meditation practice

Twelve Principles for Powerful Somatic Practice

Twelve Principles for Powerful Somatic Practice

Over my decades of experience as an athlete, professional dancer and practitioner of meditation, I have come to realize several key ingredients that deepen the potency and impact of somatic practice. Take a look at these foundational ways of relating to your embodied experience, bring them into practice and begin to feel the full magic of somatic practice unfold for you firsthand.

Make the Most of Your Time: 6 Fundamentals for Powerful Practice (Movement-based or Otherwise!):

Whether you are practicing Movement, Meditation or Metal-working, Yoga or Yiddish, these approaches will help you get the most out of your time:

  1. Intention: Name and envision your goal. Get as many senses involved and make the contact with the desired outcome as rich as possible.

  2. It's not personal: In the words of my teacher Doug Duncan Sensei,"It's not personal, even when it's personal." We can notice so much more and transform so much more effortlessly when we can experience the phenomena of our existence not as 'me' or 'mine' but as the incredible dance of the Universe. Can we be fully present for whatever is occurring while not taking it personally?
  3. Be specific: Know and name what it is you are practicing. Examples from a movement practice might be: feeling my weight into the ground or keeping my awareness in my hips as I move. This then gives me a clear focal point for the duration of my practice session
  4. Stay Curious: What is present IS the Path. Whether we're getting what we don't want or not getting what we do want, it can be easy to feel that the current scenario is somehow wrong. The key to powerful practice is staying attentive in the present moment. This is only possible when we allow whatever is showing up to be there. Cultivating an attitude of curiosity can be an easy way to do this.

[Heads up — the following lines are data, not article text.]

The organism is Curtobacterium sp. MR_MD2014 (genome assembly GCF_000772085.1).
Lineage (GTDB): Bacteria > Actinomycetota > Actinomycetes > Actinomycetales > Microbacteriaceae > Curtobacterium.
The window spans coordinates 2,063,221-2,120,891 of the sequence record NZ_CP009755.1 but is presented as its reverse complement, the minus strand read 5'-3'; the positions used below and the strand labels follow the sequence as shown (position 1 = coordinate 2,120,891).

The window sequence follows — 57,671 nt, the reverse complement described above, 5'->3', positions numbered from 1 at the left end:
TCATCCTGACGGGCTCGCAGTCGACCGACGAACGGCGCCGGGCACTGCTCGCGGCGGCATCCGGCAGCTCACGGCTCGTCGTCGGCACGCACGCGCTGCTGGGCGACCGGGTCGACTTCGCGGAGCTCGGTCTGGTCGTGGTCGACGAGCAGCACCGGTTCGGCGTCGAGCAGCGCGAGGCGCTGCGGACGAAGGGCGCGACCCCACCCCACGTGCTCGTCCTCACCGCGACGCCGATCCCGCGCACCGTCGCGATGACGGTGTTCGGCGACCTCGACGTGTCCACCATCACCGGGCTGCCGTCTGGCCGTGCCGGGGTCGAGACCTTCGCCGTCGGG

5. Remember to Reflect: Allocate and take the time to do a review of your period of practice. Speaking key moments out-loud to someone else or writing things down are two possible ways to do this. It can sometimes be hard to feel like this time is worthwhile, after all, “wouldn't I benefit more from five more minutes of actual practice?”. In actual fact however, a review has the power to exponentiate the impact of your practice time, bringing back to mind critical insights, solidifying, enhancing and integrating the learning that happened during the session.
  6. Share the Love: Connect the benefit of the time you have just spent to the benefit of others. Recognize that an improvement in your own wellness and life ripples out to benefit others. Not only will this practice amplify the benefits you receive from your efforts, it makes the process a whole lot more joyful and fun.

These Foundational Steps come mostly from my experience with Buddhist Meditation practices. I have my beloved teachers: Doug Sensei and Catherine Sensei of Planet Dharma to thank for exposing me to the great wisdom held therein.